With yet another school half term on the horizon, I want to make sure that my children have some memories to, y'know, remember when they look back on their childhoods instead of being stuck indoors looking at the back of their dad's head as he types stuff like this column.
When I was knee-high to a grasshopper's knee-cap, I remember my dad taking me and my three younger brothers on treat-trips to Belle Vue Zoo in Gorton, Manchester (now sadly, long gone. The zoo, not Manchester).
I remember the awe of seeing lions, tigers and bears. The wonder of having my ice cream licked by the snake-like tongue of a curious giraffe. The gobsmacking surprise of the size of an elephant's digested offerings.
Back then, zoos were all the rage, combining a trip to gawp at animals with a ride on a magic roundabout.
Even as I approach my 50th year, I remember every detail as if it were yesterday. And deep down I feel guilty about it, because despite the awe and wonder back then, the animals just looked, well, a bit sad.
Which was probably one of the reasons why, in the 80s, zoos fell out of favour. They were seen as cruel and tormenting, and was no doubt part of the reason why Belle Vue closed and whose site is now occupied by a cinema and a pizza parlour.
Then came the 90s, and the age of enlightened conservation. Zoos didn't see its captive animals as brief entertainment for the masses, but as a way of preserving species for both their own benefit (to protect them from the evil of poachers and environmental obliteration) and for our education (to teach us that there is a world beyond TOWIE and Posh 'n Becks).
Which brings me back to memories. I want my three children - aged 11, eight and five - to have some that go beyond Minecraft and Spongebob Square Pants. I want them to feel the jaw-dropping sense of wonderment that I felt when I was their age. But without the guilt.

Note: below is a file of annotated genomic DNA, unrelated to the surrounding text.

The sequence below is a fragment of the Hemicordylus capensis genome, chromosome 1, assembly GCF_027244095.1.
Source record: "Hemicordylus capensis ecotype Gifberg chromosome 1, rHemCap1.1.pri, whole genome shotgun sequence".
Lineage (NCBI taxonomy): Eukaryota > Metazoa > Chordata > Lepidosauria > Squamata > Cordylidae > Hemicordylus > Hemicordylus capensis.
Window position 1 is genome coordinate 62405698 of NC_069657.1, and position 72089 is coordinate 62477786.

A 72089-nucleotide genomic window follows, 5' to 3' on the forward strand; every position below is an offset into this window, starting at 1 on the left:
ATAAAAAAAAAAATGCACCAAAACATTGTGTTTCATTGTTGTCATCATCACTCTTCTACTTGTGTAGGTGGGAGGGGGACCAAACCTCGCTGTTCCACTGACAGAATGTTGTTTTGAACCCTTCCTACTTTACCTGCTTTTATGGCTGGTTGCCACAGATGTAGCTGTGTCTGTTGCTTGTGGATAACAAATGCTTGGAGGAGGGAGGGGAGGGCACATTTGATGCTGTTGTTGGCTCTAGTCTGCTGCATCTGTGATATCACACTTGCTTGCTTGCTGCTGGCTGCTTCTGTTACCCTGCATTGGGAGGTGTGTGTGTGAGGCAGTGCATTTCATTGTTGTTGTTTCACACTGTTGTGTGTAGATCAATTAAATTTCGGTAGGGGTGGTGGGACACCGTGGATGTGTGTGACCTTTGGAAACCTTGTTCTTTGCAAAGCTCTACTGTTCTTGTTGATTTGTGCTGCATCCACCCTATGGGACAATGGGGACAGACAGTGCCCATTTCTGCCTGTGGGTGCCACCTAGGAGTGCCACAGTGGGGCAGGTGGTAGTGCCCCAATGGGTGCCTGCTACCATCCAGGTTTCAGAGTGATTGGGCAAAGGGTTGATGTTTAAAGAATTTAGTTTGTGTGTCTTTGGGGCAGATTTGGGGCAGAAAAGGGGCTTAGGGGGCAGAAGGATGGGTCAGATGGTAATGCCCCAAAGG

So last weekend, as a teaser for a half term of fun and frolics, the five of us set off to Whipsnade Zoo, a few miles off the M1, near Dunstable.
It is owned by the Zoological Society of London (ZSL), the international scientific, conservation and educational charity whose mission is to promote and achieve the worldwide conservation of animals and their habitats.
Rhinos have space to roam; a brown bear has space to forage; giraffes have space to stretch their necks; deer have a whole prairie to gallop around; cheetahs have room to stretch their legs; and tigers and lions have space to sleep and look superior.
And there are animals that aren't enclosed at all: dozens of free-wandering wallabies and cute little muntjac deer.
The most spectacular part of the experience was a ride on the train, like an open safari, through fields of camels and elephants.
We even saw a caribou (I think) with a pair of hooves hanging out of the back of her as she prepared to give birth. Not very private, no, but awesome nonetheless.
As a day out, I doubt it can be bettered, especially if you like a nice long walk. But if you don't, you can even take your car into the zoo and drive around (for a fee) or catch the free (though quite infrequent) safari double decker bus.
And once you've exhausted all the opportunities – and especially yourself – there's now a new adventure playground, called Hullabazoo, complete with climbing nets, towers and zip wires for energetic youngsters – plus some benches and tables where zapped-out parents can enjoy a coffee and a rest.
OK, it's not cheap (with entrance fees, parking charges, a trip on the zoo train, plus lunch and ice creams, it came to an eye-watering £100-plus for the five of us) but as a once-a-term trip, it was great value for money. Memories, see: you can't put a price on them.
If you're stuck for ideas for what to do with the kids this Bank Holiday and half term, see above for inspiration and go raid the piggy bank!
More on Parentdish: Sleeping at Whipsnade zoo